Now we’ve talked about the General Inspection Levels, but you may be wondering about the Special Inspection Levels on the chart
Special Inspection Levels: What They are and When to Use Them
To the left of the General Inspection Levels are the Special Inspection Levels. There are four of them, S-1, S-2, S-3, and S-4.
The important thing to note about the special inspection levels is that selecting one will lead to a smaller sample size. For example, using Special Level S-1 on a 1,500 unit order would lead to the inspector only checking 5 units instead of the 125 they’d inspect at General Level II.
Why might you use the Special Inspection Levels?
The main reason is that, sometimes, it’s not feasible to inspect more products. For example, if:
- Testing is destructive to your product,
- Testing is very technical or time-consuming, or
- There are very few defects that actually concern you, and you need to move quickly.
In these cases, a Special Inspection Level might be appropriate for you. For more information about the Special Inspection Levels, take a look at this post.
Here we’re talking about inspecting very few products. But what about the opposite extreme?
Why not just inspect them all?
Why is Using AQL Better Than Conducting a 100% Inspection?
This is a common question that customers have for us. You may think, “A 100% inspection would give me 100% certainty that my products are ok.”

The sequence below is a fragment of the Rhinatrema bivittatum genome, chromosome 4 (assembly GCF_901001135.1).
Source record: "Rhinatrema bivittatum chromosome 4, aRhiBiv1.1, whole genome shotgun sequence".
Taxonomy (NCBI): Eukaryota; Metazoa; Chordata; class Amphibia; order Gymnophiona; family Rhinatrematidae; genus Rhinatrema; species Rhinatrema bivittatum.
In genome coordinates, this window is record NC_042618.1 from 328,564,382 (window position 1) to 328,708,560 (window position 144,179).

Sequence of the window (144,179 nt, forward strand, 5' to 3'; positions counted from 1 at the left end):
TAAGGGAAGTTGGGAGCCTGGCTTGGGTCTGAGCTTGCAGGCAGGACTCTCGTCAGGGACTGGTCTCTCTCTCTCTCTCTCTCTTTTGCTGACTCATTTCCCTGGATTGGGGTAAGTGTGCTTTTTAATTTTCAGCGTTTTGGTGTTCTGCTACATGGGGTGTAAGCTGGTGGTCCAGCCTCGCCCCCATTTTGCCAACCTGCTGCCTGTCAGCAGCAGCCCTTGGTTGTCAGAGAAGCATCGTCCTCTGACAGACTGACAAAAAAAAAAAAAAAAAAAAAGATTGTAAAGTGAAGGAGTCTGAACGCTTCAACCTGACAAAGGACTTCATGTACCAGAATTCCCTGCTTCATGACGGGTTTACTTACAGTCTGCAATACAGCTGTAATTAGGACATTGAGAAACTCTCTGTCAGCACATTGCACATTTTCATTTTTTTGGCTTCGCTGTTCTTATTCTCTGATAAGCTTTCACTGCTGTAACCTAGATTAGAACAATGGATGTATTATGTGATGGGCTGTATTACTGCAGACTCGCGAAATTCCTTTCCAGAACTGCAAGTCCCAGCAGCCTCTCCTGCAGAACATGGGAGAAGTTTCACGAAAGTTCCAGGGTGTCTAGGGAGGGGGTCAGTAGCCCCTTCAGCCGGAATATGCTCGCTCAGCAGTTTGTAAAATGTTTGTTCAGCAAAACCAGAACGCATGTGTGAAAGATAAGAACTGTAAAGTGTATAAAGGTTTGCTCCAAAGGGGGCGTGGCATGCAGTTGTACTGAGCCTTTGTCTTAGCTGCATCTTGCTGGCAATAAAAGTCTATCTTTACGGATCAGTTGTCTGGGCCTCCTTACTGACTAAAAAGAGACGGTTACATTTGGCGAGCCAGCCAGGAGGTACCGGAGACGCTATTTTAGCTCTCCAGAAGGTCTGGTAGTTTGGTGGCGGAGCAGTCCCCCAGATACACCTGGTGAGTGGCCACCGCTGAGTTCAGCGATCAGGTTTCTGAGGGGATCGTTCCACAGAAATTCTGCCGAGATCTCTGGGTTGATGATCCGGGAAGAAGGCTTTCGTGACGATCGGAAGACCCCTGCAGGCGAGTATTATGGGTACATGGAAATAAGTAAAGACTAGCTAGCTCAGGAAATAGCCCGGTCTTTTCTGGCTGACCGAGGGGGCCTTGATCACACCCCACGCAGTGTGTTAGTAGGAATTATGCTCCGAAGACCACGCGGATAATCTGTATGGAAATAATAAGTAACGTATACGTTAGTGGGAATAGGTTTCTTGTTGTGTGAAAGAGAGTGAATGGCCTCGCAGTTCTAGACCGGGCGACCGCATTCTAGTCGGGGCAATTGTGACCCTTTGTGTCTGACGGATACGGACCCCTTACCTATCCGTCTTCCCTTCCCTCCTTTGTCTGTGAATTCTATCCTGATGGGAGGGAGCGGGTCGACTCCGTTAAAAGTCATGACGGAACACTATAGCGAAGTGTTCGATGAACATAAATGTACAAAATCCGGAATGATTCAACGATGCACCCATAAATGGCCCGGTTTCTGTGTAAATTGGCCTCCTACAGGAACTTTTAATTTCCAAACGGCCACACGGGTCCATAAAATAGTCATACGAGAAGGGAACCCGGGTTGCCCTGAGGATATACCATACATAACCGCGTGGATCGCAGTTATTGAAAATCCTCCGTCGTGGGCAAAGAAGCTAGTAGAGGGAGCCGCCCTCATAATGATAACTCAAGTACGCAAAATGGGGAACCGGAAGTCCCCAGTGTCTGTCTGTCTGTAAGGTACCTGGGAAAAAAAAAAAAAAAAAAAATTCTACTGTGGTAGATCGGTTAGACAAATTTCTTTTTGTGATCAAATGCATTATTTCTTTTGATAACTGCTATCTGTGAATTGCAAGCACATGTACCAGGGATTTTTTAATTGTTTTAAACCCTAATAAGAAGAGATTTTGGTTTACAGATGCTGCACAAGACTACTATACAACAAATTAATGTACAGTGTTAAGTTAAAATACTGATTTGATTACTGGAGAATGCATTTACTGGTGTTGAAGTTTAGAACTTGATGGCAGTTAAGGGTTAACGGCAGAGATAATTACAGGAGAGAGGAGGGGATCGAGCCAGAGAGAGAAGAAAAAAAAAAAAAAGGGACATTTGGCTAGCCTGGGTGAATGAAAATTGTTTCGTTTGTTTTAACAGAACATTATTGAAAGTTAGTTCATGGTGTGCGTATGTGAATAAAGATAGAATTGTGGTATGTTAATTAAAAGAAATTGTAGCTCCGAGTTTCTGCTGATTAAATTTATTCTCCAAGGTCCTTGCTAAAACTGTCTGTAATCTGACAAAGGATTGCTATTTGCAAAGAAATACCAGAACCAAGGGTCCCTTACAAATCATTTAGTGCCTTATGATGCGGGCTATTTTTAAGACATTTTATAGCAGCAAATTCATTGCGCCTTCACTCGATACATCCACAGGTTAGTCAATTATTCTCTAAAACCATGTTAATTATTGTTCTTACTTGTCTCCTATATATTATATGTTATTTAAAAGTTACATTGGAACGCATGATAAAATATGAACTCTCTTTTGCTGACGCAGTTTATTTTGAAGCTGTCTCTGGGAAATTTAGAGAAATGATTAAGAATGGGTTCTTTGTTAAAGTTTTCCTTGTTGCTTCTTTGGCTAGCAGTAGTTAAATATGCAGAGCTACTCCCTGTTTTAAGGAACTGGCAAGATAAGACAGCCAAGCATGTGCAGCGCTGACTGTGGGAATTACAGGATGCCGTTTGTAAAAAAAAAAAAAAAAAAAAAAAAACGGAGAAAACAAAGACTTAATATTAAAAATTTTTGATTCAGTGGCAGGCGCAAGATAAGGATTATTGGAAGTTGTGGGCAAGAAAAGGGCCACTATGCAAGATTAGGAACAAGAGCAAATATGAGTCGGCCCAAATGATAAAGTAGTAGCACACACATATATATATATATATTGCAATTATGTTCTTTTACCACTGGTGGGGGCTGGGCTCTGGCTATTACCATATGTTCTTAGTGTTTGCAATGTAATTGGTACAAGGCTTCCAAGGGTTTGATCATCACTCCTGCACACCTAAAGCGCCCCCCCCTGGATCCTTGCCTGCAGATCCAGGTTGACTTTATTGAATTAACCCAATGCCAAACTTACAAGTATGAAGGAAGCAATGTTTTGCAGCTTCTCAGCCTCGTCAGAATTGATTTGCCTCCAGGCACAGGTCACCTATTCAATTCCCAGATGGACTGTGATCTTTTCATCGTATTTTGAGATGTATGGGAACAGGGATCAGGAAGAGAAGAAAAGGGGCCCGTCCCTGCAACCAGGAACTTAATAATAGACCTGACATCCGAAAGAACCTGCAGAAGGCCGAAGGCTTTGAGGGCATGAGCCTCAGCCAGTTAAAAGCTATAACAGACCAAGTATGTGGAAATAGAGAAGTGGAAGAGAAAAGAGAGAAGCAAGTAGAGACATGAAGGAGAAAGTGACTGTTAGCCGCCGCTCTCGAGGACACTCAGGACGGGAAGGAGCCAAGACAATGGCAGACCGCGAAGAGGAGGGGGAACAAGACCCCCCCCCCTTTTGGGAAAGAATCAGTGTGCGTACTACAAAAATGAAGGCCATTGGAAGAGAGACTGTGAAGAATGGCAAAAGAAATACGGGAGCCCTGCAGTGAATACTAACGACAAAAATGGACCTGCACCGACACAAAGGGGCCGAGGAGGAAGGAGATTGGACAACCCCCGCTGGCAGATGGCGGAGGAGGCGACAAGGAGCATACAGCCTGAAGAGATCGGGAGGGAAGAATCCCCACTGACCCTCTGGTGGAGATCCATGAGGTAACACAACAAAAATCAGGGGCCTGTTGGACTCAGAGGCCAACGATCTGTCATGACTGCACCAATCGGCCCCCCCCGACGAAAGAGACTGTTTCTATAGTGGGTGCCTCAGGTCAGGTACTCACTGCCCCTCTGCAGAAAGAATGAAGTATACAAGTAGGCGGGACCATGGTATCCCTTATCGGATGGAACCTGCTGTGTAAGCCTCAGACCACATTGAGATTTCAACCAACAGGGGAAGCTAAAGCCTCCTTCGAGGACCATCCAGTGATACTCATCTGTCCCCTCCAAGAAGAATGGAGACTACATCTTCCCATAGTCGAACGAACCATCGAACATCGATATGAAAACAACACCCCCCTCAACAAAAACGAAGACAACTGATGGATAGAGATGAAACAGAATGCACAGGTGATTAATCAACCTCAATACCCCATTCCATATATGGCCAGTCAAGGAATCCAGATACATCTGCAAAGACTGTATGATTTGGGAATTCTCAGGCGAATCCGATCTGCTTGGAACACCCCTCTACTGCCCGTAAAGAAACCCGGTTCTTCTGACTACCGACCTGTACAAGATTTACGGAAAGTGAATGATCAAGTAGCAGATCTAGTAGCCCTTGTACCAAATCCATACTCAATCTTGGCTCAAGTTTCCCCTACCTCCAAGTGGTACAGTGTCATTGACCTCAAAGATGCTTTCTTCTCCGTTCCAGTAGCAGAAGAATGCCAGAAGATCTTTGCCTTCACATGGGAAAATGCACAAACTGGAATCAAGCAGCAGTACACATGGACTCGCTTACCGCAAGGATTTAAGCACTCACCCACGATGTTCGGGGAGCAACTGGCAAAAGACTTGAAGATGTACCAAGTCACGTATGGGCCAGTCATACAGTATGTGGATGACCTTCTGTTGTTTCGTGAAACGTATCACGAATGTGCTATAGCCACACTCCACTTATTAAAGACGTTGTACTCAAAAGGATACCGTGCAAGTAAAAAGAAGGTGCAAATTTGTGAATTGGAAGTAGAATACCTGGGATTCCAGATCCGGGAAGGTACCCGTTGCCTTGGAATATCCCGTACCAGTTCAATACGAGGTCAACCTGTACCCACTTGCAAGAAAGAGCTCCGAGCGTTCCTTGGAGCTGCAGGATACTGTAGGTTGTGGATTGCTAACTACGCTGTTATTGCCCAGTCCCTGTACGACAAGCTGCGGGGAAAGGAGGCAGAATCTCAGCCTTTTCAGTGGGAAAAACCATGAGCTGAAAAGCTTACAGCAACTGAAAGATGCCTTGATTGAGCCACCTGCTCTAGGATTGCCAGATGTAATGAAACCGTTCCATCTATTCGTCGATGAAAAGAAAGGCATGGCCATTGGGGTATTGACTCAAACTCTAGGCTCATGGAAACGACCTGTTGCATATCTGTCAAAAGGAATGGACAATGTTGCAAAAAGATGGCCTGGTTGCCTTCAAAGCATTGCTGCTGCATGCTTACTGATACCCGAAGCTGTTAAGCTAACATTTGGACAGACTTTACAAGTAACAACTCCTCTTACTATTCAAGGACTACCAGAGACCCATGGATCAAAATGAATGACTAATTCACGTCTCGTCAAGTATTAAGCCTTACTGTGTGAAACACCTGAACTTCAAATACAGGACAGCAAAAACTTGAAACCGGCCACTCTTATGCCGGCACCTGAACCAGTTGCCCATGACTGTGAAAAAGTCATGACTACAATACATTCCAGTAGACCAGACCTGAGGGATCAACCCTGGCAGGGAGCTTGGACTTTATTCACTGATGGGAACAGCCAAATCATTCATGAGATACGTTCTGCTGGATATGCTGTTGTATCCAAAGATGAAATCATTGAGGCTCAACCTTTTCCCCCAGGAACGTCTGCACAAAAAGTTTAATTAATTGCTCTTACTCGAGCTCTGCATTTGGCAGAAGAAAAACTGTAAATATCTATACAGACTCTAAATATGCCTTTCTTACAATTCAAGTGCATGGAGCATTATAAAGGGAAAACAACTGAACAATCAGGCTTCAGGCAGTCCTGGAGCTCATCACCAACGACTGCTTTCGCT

If you are purchasing low volumes, this is reasonable. But it’s important to keep in mind that, as your order quantities go up, it becomes less feasible. The amount of time it takes to complete an inspection goes up significantly, and the cost goes up as well.
AQL is a proven statistical model that has been used successfully for decades. It has wide adoption across the quality control industry for a reason. It works.
However, it’s important to remember that conducting an AQL inspection will not guarantee a defect-free inspection. That’s not its purpose.
Can AQL Help Guarantee That My Shipment Has Zero Defects?
AQL stands for “acceptable quality levels.” In essence, it is not designed to ensure zero defects.
It would actually be unreasonable to expect, for most types of products, that your shipments will never have defects. With AQL, you are choosing the percentage of defects that you are willing to accept.
To reiterate, the standard defect levels are 2.5 major defects and 4.0 minor defects. To achieve lower defect levels, you can choose lower AQLs on Table 2 of the AQL chart.
Keep in mind, though, that this will require more units to be inspected, leading to higher inspection costs. It will also take more time to complete inspections.
Not to mention that your factory has to understand and agree to your expectations in the first place.
The AQL Standard Helps Ensure Good Quality Inspections
AQL or Acceptable Quality Limits are an important tool to help you and your inspection services provider determine how to conduct inspections. You can use the standard AQL chart to determine the sample size to inspect and the number of rejected units that are acceptable.
The General Inspection Levels can be used in most cases. But, if inspecting a large number of units isn’t feasible, the Special Inspection Levels can be used.
It’s important to keep in mind that using AQLs is a great alternative to conducting 100% inspections. Such inspections would be costly and time-consuming. They are also generally unnecessary unless your order size is small.
Free White Paper: AQL Inspections 101
As a consumer goods importer, the quality of your products is key to your success. Good quality products will earn you favorable reviews and repeat purchases. Thus, product inspections are important. AQL determines the sample size for your inspections and understanding it is important. Having a good grasp of this method allows you to work with your third-party inspectors more effectively. This white paper will teach you all the basics of the AQL method.